To Tree or Not to Tree?: This Tu B’Shvat, Plant Smart

Green wall set up by SPNI at a kindergarten; photo by Nitzan Kanias.

By Jay Shofet

The holiday of Tu B’Shvat, celebrated this year on February 11, is a timely reminder of the Jewish call for wise environmental stewardship of the land of Israel. According to the Mishnah, the ancient Israelites observed that most of the winter rains had already fallen midway through the Hebrew month of Shvat and that the first new fruits of the season had begun to ripen. In the generations that followed, the celebration of this close observation of nature has evolved – from kabbalistic Tu B’Shvat feasts in 16th Century Tzfat to a sort of Jewish “Earth Day” in recent years.

But Tu B’Shvat has been most famously imagined as the “birthday” or “New Year” celebration for trees, with the obligatory planting of trees in Israel to mark the day embedded deep in the Zionist ethos. Children learn early on that to plant a tree on Tu B’Shvat is to fulfill a “Zionist commandment.” And where’s the harm in that? What could possibly be bad about planting a tree in our hot and semi-arid homeland?

Thankfully, we are all wiser now than we once were, and we know that not all trees are suitable for all ecosystems. According to scientific consensus, it turns out that, though well-intentioned, many past initiatives – for Tu B’Shvat and other occasions – planted the wrong trees in the wrong places year after year.

With Israel projected to become the most densely populated country in OECD by 2020, the need to protect our open spaces and advance ecologically sound policies for Israel’s forestation is entwined with the necessity to promote sustainable urban planning. As such, it is incumbent upon every one of us to shift the Zionist ethos of planting trees in any open space available towards more environmentally conscious and socially responsible alternatives.

SPNI Community Garden in Tel Aviv; photo by Lior Ronen.

For example, SPNI plants fruit trees, vegetables and flowers in dozens of community gardens in urban areas all over Israel, green oases which further both social and environmental goals as communities come together to grow food and create green spaces.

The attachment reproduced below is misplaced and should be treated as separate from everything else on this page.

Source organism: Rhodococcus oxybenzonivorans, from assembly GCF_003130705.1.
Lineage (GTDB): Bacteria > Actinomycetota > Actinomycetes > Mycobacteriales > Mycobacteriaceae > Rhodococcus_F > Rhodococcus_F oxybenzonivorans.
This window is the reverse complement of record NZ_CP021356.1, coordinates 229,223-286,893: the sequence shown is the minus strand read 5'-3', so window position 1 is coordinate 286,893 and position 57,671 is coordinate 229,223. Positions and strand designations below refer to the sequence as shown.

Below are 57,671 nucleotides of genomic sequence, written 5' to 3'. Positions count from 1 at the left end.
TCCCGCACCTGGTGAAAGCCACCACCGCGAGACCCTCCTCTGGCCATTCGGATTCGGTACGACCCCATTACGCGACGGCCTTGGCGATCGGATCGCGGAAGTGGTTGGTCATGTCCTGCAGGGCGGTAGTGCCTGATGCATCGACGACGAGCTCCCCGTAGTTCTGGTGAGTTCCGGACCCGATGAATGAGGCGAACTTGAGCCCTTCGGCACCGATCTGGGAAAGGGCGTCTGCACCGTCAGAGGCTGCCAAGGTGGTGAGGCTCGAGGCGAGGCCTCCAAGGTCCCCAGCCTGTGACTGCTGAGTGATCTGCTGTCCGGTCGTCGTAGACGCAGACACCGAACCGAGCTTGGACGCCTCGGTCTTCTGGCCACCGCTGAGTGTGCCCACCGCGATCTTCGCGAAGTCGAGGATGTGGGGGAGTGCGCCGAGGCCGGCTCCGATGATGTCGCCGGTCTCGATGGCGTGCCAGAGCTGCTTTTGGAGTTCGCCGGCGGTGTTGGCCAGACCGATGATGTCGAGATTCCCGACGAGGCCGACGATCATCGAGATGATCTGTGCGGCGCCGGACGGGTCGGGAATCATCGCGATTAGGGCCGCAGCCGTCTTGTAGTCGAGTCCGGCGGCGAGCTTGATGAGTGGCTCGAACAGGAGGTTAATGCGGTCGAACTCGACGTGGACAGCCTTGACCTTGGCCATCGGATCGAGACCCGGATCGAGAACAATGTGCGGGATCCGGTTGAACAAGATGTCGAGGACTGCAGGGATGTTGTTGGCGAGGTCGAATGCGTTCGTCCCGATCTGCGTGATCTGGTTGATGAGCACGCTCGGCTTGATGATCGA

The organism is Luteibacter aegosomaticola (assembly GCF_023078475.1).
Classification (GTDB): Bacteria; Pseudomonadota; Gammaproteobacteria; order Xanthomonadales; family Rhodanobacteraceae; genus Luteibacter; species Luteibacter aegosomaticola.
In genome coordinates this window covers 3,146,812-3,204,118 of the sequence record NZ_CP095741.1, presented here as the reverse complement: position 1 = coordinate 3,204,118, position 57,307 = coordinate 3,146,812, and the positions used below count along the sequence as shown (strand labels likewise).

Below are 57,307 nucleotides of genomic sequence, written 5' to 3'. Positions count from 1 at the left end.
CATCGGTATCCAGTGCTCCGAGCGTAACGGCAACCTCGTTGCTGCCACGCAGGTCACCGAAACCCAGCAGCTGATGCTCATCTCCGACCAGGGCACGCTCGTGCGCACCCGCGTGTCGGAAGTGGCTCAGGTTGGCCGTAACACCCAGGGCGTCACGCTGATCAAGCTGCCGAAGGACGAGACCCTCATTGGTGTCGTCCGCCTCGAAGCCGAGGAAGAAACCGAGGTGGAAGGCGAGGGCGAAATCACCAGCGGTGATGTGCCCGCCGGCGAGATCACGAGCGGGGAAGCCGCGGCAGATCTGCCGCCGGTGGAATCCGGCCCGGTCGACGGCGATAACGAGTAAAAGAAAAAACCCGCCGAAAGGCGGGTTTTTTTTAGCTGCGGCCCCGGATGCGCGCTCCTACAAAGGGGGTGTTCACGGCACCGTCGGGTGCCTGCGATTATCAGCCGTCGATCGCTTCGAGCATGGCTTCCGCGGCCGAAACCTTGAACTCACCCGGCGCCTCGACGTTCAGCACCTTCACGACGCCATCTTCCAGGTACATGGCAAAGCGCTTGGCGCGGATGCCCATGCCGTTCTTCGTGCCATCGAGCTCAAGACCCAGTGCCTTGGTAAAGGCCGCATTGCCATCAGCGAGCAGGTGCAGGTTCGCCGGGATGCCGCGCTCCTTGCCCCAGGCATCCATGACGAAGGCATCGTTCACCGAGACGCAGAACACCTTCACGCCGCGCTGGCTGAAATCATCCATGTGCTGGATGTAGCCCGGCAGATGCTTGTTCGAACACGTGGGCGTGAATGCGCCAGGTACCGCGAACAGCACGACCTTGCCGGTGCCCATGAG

In the Tel Aviv suburb of Bat Yam, we run a cutting-edge, hydroponic roof garden in the community center of Enosh (the Israeli Mental Health Association) whose members develop and maintain the impressive installation under SPNI guidance.

Our Tel Aviv Community branch has recently embarked on a new project to establish a food forest and edible trails in Givatayim and Ramat-Efal, showing that food growing is relevant in the urban landscape and providing free food for people and pollinators.

In nearby Jaffa, we are working with neighborhood groups to fill blighted open spaces by rejuvenating the orange groves that once thrived there.

SPNI hydroponic roof garden at the community center of Enosh – the Israeli Mental Health Association; photo by Aya Tager.

In Jerusalem, we work in the ultra-Orthodox school system to teach kids and their families about gardening.

And in Haifa, community gardens are green venues for warm neighborly relations. Community gardeners eagerly voice their enthusiasm, express satisfaction in being responsible for maintaining the gardens, and report that taking care of the plants brings happiness into their lives.

Planting, by its very nature promotes growth. But only when we plant smart can we ensure a boon for both nature and mankind.

So, this Tu B’Shvat, feel free to plant that sapling with your child in your back yard or on his or her school grounds, especially native fruit trees, which honor the original meaning of the holiday. But if you’re planting in Israel – whether by your own hands, or by proxy – take care to plant the right trees in the right place, and support SPNI in promoting this sustainable approach.

On Tu B’Shvat and every other day, please take care to plant smart.

Jay Shofet is the Director of Partnerships and Development at The Society for the Protection of Nature in Israel (SPNI), the oldest, leading and largest environmental nonprofit organization in Israel. He previously served as the Executive Director of the Jerusalem-based Green Environment Fund.